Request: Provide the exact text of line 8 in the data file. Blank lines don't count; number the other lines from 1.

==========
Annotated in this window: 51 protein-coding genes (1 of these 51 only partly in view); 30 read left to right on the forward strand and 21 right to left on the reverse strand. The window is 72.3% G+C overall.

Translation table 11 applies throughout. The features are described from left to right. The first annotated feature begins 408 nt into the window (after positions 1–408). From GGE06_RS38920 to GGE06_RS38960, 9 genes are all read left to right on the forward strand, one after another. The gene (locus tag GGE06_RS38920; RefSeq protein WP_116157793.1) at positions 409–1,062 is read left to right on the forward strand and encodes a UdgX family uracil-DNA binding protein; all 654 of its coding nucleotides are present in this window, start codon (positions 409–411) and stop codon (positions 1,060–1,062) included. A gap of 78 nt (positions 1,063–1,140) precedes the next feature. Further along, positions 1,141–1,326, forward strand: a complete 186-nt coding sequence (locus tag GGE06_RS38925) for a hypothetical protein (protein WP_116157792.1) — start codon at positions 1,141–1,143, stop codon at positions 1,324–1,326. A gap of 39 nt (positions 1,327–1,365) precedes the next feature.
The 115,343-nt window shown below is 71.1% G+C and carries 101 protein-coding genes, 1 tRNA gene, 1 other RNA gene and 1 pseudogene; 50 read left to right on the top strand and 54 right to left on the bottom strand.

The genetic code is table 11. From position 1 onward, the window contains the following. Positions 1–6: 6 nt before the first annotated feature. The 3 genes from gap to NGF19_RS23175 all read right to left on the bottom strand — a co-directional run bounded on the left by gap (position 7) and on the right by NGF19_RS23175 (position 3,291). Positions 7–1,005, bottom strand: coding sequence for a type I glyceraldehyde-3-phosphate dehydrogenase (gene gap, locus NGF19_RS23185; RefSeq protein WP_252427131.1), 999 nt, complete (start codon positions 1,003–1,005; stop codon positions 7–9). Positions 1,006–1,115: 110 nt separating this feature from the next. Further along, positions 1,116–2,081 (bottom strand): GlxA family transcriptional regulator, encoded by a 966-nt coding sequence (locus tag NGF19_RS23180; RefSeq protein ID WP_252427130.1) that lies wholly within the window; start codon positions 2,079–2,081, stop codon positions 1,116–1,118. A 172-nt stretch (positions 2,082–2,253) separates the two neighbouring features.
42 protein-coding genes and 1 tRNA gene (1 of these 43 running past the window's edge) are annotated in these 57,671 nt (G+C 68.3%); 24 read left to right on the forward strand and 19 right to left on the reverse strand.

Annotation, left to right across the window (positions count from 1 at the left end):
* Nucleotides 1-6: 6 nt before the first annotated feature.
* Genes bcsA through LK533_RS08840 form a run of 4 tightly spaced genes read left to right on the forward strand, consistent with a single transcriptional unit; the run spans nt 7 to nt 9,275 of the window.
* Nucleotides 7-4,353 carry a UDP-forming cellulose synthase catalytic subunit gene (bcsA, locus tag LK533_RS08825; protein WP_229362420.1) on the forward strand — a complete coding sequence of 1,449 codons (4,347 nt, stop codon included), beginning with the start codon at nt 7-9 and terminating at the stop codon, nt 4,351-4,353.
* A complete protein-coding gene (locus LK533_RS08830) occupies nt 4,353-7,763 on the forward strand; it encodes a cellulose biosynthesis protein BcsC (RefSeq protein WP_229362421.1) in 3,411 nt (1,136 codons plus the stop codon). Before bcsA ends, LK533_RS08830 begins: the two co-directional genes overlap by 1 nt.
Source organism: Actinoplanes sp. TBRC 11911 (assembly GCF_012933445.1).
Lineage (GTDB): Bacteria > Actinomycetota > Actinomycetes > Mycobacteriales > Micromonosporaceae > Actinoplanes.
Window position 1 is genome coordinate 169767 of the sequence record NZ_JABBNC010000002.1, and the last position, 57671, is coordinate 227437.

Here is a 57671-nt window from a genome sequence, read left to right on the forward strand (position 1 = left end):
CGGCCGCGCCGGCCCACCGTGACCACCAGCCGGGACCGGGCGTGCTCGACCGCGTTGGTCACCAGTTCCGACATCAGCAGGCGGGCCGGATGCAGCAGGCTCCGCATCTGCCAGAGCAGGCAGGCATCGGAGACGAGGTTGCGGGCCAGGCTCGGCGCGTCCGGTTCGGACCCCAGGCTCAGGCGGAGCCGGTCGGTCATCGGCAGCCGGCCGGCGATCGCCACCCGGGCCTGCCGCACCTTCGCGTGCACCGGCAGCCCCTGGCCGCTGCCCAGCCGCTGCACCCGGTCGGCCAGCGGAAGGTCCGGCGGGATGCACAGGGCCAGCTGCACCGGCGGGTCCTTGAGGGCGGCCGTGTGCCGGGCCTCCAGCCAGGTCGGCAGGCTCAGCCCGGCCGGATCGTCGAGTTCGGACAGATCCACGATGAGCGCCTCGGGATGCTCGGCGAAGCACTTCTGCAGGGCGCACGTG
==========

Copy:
* Genes bcsA through LK533_RS08840 form a run of 4 tightly spaced genes read left to right on the forward strand, consistent with a single transcriptional unit; the run spans nt 7 to nt 9,275 of the window.